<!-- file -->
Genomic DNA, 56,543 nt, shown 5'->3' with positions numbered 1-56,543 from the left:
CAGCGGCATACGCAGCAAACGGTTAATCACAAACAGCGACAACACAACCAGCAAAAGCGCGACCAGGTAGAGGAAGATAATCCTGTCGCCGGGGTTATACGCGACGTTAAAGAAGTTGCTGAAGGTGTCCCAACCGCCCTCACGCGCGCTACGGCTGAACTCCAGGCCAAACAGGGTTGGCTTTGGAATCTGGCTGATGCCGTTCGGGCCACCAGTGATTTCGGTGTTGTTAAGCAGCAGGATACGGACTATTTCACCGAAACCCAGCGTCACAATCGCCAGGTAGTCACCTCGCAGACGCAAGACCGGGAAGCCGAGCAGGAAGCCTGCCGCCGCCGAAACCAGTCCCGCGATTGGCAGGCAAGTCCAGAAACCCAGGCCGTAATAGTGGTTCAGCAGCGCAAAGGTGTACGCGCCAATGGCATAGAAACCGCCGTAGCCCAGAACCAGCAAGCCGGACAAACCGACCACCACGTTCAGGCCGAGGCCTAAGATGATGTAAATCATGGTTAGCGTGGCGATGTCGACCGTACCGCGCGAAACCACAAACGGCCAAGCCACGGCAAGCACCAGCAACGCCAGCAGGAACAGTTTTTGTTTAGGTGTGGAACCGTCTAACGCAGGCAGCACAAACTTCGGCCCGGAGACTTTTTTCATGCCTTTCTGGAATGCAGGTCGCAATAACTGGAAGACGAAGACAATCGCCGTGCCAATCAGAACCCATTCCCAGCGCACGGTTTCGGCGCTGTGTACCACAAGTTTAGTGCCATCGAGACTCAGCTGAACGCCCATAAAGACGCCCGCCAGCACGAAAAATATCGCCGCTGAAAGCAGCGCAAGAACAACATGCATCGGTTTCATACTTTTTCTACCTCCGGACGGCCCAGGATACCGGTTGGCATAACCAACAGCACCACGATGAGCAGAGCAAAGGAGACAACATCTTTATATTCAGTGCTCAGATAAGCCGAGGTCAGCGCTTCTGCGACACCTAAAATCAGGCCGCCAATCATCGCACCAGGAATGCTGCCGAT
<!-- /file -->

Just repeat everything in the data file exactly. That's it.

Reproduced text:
Genomic DNA, 56,543 nt, shown 5'->3' with positions numbered 1-56,543 from the left:
CAGCGGCATACGCAGCAAACGGTTAATCACAAACAGCGACAACACAACCAGCAAAAGCGCGACCAGGTAGAGGAAGATAATCCTGTCGCCGGGGTTATACGCGACGTTAAAGAAGTTGCTGAAGGTGTCCCAACCGCCCTCACGCGCGCTACGGCTGAACTCCAGGCCAAACAGGGTTGGCTTTGGAATCTGGCTGATGCCGTTCGGGCCACCAGTGATTTCGGTGTTGTTAAGCAGCAGGATACGGACTATTTCACCGAAACCCAGCGTCACAATCGCCAGGTAGTCACCTCGCAGACGCAAGACCGGGAAGCCGAGCAGGAAGCCTGCCGCCGCCGAAACCAGTCCCGCGATTGGCAGGCAAGTCCAGAAACCCAGGCCGTAATAGTGGTTCAGCAGCGCAAAGGTGTACGCGCCAATGGCATAGAAACCGCCGTAGCCCAGAACCAGCAAGCCGGACAAACCGACCACCACGTTCAGGCCGAGGCCTAAGATGATGTAAATCATGGTTAGCGTGGCGATGTCGACCGTACCGCGCGAAACCACAAACGGCCAAGCCACGGCAAGCACCAGCAACGCCAGCAGGAACAGTTTTTGTTTAGGTGTGGAACCGTCTAACGCAGGCAGCACAAACTTCGGCCCGGAGACTTTTTTCATGCCTTTCTGGAATGCAGGTCGCAATAACTGGAAGACGAAGACAATCGCCGTGCCAATCAGAACCCATTCCCAGCGCACGGTTTCGGCGCTGTGTACCACAAGTTTAGTGCCATCGAGACTCAGCTGAACGCCCATAAAGACGCCCGCCAGCACGAAAAATATCGCCGCTGAAAGCAGCGCAAGAACAACATGCATCGGTTTCATACTTTTTCTACCTCCGGACGGCCCAGGATACCGGTTGGCATAACCAACAGCACCACGATGAGCAGAGCAAAGGAGACAACATCTTTATATTCAGTGCTCAGATAAGCCGAGGTCAGCGCTTCTGCGACACCTAAAATCAGGCCGCCAATCATCGCACCAGGAATGCTGCCGAT